North Korea Stopped Gasoline Sales
Since the end of September, gasoline sales have been banned at North Korean commercial petrol stations. Exceptions are set for senior officials of the Korean Workers' Party, the government, the armed forces and the special services, the Japanese newspaper Asahi writes, quoted by TASS.
According to sources, the measure aims to create fuel reserves after September's UN Security Council limited exports of oil and petroleum products to the DPRK. The council sanctions Pyongyang for its nuclear experiments that violate international bans.
Asahi claims North Korea's petrol stations load fuel only in cars with plate numbers starting with the 727, figures issued only for the upper nomenclature.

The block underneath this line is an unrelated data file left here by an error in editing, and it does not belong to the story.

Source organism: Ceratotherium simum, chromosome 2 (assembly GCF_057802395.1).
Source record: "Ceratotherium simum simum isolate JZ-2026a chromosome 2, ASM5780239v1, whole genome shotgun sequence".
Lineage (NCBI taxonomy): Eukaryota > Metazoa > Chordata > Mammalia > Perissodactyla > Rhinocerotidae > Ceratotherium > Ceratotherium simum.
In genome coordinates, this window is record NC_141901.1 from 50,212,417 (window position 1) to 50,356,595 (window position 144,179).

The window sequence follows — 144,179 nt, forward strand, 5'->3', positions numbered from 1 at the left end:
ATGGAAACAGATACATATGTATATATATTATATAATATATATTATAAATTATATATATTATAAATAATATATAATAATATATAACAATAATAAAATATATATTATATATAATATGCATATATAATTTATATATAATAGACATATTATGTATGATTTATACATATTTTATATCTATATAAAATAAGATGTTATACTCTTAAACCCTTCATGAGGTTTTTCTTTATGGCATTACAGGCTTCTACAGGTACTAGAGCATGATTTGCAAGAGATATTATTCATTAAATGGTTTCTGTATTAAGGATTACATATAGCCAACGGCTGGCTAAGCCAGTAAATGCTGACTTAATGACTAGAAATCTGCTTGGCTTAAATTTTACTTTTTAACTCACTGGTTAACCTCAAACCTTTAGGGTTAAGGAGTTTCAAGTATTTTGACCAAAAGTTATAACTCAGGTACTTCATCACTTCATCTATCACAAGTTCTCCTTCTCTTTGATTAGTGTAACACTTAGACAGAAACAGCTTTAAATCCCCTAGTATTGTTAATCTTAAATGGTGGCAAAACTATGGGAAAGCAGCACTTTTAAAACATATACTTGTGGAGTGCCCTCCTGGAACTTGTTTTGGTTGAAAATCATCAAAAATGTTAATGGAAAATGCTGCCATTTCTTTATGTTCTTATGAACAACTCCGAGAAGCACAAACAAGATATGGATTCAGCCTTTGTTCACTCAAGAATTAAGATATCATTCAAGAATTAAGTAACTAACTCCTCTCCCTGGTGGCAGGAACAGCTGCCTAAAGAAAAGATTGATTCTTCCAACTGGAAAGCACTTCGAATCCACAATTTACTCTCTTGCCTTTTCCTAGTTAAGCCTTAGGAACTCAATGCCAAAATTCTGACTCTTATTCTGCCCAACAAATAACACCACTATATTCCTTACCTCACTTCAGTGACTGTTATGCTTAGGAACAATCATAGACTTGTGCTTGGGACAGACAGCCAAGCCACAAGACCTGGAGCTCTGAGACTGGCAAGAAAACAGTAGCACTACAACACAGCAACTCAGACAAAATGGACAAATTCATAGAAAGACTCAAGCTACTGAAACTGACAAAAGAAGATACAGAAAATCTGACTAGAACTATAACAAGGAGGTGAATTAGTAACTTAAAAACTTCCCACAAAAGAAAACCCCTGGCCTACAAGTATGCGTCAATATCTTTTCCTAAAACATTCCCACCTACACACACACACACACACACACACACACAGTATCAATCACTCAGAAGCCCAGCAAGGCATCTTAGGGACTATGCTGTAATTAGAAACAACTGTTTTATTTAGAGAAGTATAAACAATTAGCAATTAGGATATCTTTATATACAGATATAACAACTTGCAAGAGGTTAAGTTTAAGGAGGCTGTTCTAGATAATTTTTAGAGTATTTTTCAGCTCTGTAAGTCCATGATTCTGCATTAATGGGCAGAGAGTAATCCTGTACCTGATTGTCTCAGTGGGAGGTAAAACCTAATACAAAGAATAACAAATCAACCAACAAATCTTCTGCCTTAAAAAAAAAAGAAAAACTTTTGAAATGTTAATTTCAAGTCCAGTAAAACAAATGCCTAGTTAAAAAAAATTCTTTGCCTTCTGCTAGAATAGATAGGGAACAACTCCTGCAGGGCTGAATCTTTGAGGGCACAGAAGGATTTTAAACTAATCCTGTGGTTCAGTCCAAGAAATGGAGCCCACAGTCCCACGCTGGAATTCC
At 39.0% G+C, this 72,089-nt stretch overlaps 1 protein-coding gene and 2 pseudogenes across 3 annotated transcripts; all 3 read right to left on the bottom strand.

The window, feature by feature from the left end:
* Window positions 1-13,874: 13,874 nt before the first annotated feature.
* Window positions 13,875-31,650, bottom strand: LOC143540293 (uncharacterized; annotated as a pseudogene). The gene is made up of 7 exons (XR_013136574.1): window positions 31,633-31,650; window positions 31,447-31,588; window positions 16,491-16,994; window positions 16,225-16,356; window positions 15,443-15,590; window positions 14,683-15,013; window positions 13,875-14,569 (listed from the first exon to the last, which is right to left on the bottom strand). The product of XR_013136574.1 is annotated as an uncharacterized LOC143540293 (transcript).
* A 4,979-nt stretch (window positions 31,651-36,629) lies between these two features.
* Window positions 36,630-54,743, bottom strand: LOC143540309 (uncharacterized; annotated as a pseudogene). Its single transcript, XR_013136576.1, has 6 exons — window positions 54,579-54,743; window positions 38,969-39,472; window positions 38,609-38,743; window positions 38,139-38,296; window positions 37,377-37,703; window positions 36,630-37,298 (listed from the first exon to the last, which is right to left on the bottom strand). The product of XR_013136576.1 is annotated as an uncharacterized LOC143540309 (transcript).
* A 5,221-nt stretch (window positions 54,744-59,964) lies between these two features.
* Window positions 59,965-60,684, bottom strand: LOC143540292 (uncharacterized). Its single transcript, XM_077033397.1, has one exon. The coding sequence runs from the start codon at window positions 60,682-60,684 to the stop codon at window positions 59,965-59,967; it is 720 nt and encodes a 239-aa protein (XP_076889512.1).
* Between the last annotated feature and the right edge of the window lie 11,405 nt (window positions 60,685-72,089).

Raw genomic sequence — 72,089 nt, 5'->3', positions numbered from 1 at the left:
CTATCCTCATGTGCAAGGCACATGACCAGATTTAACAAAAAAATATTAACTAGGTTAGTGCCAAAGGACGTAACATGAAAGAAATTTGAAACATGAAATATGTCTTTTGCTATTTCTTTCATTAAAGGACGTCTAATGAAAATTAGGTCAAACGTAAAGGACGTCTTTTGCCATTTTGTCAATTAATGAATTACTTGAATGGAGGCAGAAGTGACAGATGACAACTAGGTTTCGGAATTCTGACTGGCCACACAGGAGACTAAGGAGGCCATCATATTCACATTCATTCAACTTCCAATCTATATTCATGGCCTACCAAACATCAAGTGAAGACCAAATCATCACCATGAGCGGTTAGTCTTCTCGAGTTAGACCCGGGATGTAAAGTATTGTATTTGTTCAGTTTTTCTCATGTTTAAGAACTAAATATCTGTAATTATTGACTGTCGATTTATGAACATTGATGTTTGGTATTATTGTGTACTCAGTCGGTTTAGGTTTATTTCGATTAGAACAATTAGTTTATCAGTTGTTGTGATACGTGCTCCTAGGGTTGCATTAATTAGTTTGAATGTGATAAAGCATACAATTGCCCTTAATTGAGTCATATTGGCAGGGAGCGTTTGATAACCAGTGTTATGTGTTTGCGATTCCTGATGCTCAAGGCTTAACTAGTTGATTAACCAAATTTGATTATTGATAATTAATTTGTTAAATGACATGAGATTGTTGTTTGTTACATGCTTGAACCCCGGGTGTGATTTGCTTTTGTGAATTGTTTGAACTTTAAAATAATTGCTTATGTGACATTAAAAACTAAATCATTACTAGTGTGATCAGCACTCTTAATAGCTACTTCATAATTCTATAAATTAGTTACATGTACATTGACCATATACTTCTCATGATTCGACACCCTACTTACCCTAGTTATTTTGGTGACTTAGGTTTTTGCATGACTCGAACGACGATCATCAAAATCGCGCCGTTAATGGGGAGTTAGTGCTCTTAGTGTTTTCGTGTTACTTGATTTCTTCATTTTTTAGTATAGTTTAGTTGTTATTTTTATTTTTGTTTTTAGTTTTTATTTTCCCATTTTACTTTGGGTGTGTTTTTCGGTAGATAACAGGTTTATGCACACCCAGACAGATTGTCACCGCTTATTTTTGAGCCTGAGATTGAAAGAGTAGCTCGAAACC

There is currently no information on how to charge public transport and the cars of foreigners.
Earlier, the South Korean Yonghap agency reported that since the beginning of the year, gasoline prices in the DPRK have jumped threefold. According to Seoul's government data, the annual needs of the Communist North reach 700 to 900 thousand tons of oil and petroleum products. In addition, the country has consistently maintained a strategic reserve of 1 million tons for use in the event of war. According to Asahi sources, Pyongyang now thinks to double it.
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